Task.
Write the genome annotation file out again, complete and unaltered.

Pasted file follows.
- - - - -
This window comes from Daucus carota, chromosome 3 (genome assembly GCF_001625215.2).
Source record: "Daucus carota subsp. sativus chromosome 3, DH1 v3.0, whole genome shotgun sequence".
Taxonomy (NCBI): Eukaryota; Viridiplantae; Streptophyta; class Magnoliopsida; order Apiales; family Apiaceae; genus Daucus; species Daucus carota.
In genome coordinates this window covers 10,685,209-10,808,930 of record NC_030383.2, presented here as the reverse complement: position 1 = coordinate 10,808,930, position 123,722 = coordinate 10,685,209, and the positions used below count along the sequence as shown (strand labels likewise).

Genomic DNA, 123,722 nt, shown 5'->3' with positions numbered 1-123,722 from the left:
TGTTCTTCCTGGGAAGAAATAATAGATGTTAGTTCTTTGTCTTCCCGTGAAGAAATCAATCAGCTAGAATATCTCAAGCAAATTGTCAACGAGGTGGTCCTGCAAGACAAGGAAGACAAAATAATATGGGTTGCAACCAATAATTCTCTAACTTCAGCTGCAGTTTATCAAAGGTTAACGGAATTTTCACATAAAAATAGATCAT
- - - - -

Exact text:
This window comes from Daucus carota, chromosome 3 (genome assembly GCF_001625215.2).
Source record: "Daucus carota subsp. sativus chromosome 3, DH1 v3.0, whole genome shotgun sequence".
Taxonomy (NCBI): Eukaryota; Viridiplantae; Streptophyta; class Magnoliopsida; order Apiales; family Apiaceae; genus Daucus; species Daucus carota.
In genome coordinates this window covers 10,685,209-10,808,930 of record NC_030383.2, presented here as the reverse complement: position 1 = coordinate 10,808,930, position 123,722 = coordinate 10,685,209, and the positions used below count along the sequence as shown (strand labels likewise).

Genomic DNA, 123,722 nt, shown 5'->3' with positions numbered 1-123,722 from the left:
TGTTCTTCCTGGGAAGAAATAATAGATGTTAGTTCTTTGTCTTCCCGTGAAGAAATCAATCAGCTAGAATATCTCAAGCAAATTGTCAACGAGGTGGTCCTGCAAGACAAGGAAGACAAAATAATATGGGTTGCAACCAATAATTCTCTAACTTCAGCTGCAGTTTATCAAAGGTTAACGGAATTTTCACATAAAAATAGATCAT